I’m not a fan of visiting museums, especially when friends and family members like to take in four or five a day while visiting cities in-country or abroad.

I’ve been known to sit outside of art venues and start on a new book and nearly finish it. Fortunately, it was the first and last visit to an art museum in Holland recently when I believe I sensed a personal connection with a 19th century painter while observing his masterpiece for a few moments. Who was he? I can’t recall but I learned he was quite famous. He evidently didn’t want to spend a lot of time with me given the crowd behind me so I moved on, but I was truly impressed.

OK, maybe it was just my imagination but it sure felt like it was a mysterious contact for a few seconds. I tried it with a few other artists who must not have been in the mood for momentary contacts.

Everything matters in the blink of an eye, the whiff of a smell, the beat of a sound, the first taste of a sweet, the feel of a touch, senses that will become embedded in our brains for all-time. The fleeting hits provide an underlying subconscious source of positive and hopeful sentiments. We may seldom be aware of them in our life but they will manage to keep us afloat when we fear we are going under. They can link us to the past, tie us to the present and perhaps point us to a future.

Richard Wollheim, Professor of Arts and Kinetics, claims we can engage momentarily with artists of centuries ago by “Seeing In.” He asserts that persons can focus intensely for an hour or so on ancient paintings and the viewers will be able to bond with the artists for a few seconds. They may not recall the brief moments but the tiny pieces of hope will seep down into the corners of their mid-brains for the rest of their lives.

We may assume that those with serious mental conditions, including dementia, are not capable of capturing such positive fleet bonds that plunge to the depths of one’s cranial organs. Ah, but they can. The connections for them can emerge momentarily in museums, resonating with a few profound chords at a symphony, seeing a beautiful sunset, looking at an old sepia photograph of a relative, smelling a blossoming flower or having a brief bond with a pet.

The low-grade hope generated by those moments may allow beings to connect with the past and detect momentarily a promise of a future.

When and where might those treasured gems come to light? They may likely never emerge until we are about to leave this planet. We are not sure about what dying patients experience in comas or in their final conscious hours. I called on a patient in ICU who knew she would die soon. I asked what she was thinking about and she said she didn’t want to tell me.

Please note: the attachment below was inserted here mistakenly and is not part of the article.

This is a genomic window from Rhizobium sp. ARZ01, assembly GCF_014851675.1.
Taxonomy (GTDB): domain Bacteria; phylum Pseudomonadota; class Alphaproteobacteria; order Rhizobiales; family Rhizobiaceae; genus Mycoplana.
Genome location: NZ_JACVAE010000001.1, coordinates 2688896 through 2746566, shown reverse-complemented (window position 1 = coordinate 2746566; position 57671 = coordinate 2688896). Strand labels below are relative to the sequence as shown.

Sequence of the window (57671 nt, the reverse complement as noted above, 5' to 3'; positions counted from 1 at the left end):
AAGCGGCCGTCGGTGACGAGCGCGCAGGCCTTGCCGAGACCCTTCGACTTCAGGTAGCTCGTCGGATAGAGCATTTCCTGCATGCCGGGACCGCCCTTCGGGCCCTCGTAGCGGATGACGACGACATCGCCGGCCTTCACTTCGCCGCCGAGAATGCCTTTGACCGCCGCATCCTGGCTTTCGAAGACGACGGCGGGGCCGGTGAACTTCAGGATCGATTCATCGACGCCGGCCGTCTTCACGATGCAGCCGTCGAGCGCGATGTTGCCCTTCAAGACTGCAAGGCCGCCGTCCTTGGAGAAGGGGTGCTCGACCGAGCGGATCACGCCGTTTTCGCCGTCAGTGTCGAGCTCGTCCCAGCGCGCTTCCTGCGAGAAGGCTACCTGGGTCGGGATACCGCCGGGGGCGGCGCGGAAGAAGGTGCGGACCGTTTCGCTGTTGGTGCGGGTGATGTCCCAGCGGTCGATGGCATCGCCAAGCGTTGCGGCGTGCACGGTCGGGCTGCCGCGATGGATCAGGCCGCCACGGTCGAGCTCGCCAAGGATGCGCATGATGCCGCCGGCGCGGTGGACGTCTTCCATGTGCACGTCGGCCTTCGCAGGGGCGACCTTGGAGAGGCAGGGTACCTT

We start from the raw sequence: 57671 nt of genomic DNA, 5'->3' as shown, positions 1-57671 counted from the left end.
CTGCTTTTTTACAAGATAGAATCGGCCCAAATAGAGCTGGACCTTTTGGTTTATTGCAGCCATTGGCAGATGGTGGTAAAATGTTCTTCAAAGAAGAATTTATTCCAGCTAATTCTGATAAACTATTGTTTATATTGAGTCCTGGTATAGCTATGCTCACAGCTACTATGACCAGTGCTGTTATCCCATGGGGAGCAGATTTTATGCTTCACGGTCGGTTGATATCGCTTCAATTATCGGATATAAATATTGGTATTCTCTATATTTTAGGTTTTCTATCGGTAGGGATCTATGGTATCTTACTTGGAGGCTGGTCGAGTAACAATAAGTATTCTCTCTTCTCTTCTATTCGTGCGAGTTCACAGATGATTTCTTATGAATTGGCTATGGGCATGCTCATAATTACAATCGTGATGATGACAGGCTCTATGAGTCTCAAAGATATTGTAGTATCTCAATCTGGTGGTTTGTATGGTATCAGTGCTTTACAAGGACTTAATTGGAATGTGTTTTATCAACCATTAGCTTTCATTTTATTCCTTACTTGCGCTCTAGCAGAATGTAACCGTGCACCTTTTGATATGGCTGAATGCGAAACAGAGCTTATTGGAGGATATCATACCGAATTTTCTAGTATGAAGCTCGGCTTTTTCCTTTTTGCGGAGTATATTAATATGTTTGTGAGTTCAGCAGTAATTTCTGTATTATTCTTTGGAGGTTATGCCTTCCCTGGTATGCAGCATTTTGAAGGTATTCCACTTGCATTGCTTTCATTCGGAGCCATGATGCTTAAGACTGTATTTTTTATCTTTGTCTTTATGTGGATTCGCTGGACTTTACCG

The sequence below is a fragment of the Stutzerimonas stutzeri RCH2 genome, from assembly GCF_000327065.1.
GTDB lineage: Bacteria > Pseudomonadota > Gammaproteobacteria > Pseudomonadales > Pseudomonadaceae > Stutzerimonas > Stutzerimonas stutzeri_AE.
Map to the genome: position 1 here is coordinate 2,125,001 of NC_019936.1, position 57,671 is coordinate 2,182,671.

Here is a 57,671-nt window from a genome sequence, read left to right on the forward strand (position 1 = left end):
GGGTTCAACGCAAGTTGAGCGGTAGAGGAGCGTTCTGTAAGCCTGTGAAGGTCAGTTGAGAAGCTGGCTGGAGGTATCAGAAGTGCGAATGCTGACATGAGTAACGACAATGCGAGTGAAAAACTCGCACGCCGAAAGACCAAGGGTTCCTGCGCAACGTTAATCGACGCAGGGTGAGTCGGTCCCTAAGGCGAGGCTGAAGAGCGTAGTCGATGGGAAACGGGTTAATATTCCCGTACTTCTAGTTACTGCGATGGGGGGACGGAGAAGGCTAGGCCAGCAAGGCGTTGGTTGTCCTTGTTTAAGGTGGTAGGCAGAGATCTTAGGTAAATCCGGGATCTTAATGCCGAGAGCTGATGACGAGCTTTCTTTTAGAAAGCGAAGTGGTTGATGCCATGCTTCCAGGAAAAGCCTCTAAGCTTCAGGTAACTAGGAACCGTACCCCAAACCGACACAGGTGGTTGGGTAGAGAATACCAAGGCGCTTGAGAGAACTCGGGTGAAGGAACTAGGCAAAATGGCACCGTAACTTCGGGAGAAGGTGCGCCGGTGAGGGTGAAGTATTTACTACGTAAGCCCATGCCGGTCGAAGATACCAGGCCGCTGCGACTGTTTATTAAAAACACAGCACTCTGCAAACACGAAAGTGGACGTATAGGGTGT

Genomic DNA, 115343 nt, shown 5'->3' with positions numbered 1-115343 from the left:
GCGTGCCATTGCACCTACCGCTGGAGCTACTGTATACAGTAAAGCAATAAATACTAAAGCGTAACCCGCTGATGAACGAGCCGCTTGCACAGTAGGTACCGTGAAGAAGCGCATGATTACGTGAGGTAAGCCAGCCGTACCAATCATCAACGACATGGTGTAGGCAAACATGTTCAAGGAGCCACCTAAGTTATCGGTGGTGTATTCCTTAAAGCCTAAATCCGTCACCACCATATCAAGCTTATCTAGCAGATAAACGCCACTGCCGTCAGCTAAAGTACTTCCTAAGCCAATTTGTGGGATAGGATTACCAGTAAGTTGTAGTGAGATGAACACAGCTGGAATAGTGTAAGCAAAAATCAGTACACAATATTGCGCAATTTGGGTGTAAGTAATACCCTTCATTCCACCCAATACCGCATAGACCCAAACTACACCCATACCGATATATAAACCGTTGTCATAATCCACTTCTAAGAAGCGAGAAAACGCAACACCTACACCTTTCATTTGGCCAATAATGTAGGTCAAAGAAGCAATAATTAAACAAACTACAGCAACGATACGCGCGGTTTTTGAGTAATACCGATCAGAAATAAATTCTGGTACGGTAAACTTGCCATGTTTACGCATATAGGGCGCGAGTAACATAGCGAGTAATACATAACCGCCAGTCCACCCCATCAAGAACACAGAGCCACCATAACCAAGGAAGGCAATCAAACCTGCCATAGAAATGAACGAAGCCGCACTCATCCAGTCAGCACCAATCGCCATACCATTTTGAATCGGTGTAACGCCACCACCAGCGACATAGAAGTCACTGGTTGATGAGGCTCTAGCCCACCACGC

I pressed her on it and half-jokingly advised her that pastors have to know everything about their parishioners. She smiled and finally confessed that she was in a peaceful state and was not thinking about her husband or her young children. She felt guilty about that. After a long pause she admitted she was reflecting on things and special moments that she thought had been forgotten. The images surprised her and they seemed to be important to her but she assured me she would get back to her love for her family.

We might assume that in our busy lives with all the information we take in over the years of having to memorize numerous home addresses, work places, phones, passwords, pen numbers, anniversary and birthday dates that they would override or push aside those deep-seated tender moments in our heads. But fortunately those endless numbers likely get lodged in our forebrain, the intellectual and reasoning regions of our minds and not the mid-brain nest where our deeper feelings reside.

In the last few years my elderly peers and I have felt the world is in severe chaos, more than ever, and will remain so when we leave this planet to our kids and grandkids. What if we have enough submerged positive energy in the recesses of our minds and our offspring to cause us and them to sense hope in humanity in those final hours?

Van Gogh declared “Let’s not forget that the little emotions are the great captains of our lives and we obey them without realizing it.”

– Vincent Van Gogh, written to his brother Theo, 1889



  1. Rachael Lehmberg

    Dave had that kind of mysterious relationship with Gustav Mahler. It often had him in tears while listening to a Mahler symphony. Sometimes he would whisper to me, “that poor man.” Although Dave had no idea how the relationship started, it was as real to him as his relationship with living people (or maybe MORE real !)


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